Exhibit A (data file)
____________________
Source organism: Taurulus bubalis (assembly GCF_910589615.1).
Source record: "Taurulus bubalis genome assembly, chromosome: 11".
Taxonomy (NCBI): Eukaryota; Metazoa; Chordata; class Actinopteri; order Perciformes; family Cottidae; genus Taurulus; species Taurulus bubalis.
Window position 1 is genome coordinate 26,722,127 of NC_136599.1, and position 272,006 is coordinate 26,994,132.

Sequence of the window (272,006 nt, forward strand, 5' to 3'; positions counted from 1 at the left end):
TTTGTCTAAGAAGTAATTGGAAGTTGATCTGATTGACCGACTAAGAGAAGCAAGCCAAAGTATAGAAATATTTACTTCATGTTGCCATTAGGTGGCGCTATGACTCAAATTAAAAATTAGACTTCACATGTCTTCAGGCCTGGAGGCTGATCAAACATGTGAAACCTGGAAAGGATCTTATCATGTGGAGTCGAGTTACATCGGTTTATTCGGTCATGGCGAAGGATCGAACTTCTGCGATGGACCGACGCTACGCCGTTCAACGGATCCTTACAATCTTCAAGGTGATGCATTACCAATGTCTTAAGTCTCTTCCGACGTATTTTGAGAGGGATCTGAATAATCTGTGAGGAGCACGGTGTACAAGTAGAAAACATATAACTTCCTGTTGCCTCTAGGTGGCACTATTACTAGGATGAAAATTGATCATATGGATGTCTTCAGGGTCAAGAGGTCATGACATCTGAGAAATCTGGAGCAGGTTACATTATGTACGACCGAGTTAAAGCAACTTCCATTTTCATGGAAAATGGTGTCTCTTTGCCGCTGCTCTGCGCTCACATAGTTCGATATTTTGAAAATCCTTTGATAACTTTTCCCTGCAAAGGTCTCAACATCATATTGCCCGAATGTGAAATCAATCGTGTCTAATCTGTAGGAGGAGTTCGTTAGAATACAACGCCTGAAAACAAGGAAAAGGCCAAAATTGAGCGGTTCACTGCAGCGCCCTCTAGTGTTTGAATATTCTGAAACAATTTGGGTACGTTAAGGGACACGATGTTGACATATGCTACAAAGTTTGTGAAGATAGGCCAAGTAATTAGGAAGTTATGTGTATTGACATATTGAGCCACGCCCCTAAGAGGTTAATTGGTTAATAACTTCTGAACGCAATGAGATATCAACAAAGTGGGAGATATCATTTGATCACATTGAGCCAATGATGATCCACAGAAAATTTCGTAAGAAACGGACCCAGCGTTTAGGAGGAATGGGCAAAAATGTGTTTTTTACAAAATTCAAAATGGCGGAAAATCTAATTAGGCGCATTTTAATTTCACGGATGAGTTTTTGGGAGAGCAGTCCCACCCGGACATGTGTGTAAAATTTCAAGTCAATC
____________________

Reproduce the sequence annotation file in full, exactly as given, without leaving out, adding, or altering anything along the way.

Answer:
Source organism: Taurulus bubalis (assembly GCF_910589615.1).
Source record: "Taurulus bubalis genome assembly, chromosome: 11".
Taxonomy (NCBI): Eukaryota; Metazoa; Chordata; class Actinopteri; order Perciformes; family Cottidae; genus Taurulus; species Taurulus bubalis.
Window position 1 is genome coordinate 26,722,127 of NC_136599.1, and position 272,006 is coordinate 26,994,132.

Sequence of the window (272,006 nt, forward strand, 5' to 3'; positions counted from 1 at the left end):
TTTGTCTAAGAAGTAATTGGAAGTTGATCTGATTGACCGACTAAGAGAAGCAAGCCAAAGTATAGAAATATTTACTTCATGTTGCCATTAGGTGGCGCTATGACTCAAATTAAAAATTAGACTTCACATGTCTTCAGGCCTGGAGGCTGATCAAACATGTGAAACCTGGAAAGGATCTTATCATGTGGAGTCGAGTTACATCGGTTTATTCGGTCATGGCGAAGGATCGAACTTCTGCGATGGACCGACGCTACGCCGTTCAACGGATCCTTACAATCTTCAAGGTGATGCATTACCAATGTCTTAAGTCTCTTCCGACGTATTTTGAGAGGGATCTGAATAATCTGTGAGGAGCACGGTGTACAAGTAGAAAACATATAACTTCCTGTTGCCTCTAGGTGGCACTATTACTAGGATGAAAATTGATCATATGGATGTCTTCAGGGTCAAGAGGTCATGACATCTGAGAAATCTGGAGCAGGTTACATTATGTACGACCGAGTTAAAGCAACTTCCATTTTCATGGAAAATGGTGTCTCTTTGCCGCTGCTCTGCGCTCACATAGTTCGATATTTTGAAAATCCTTTGATAACTTTTCCCTGCAAAGGTCTCAACATCATATTGCCCGAATGTGAAATCAATCGTGTCTAATCTGTAGGAGGAGTTCGTTAGAATACAACGCCTGAAAACAAGGAAAAGGCCAAAATTGAGCGGTTCACTGCAGCGCCCTCTAGTGTTTGAATATTCTGAAACAATTTGGGTACGTTAAGGGACACGATGTTGACATATGCTACAAAGTTTGTGAAGATAGGCCAAGTAATTAGGAAGTTATGTGTATTGACATATTGAGCCACGCCCCTAAGAGGTTAATTGGTTAATAACTTCTGAACGCAATGAGATATCAACAAAGTGGGAGATATCATTTGATCACATTGAGCCAATGATGATCCACAGAAAATTTCGTAAGAAACGGACCCAGCGTTTAGGAGGAATGGGCAAAAATGTGTTTTTTACAAAATTCAAAATGGCGGAAAATCTAATTAGGCGCATTTTAATTTCACGGATGAGTTTTTGGGAGAGCAGTCCCACCCGGACATGTGTGTAAAATTTCAAGTCAATC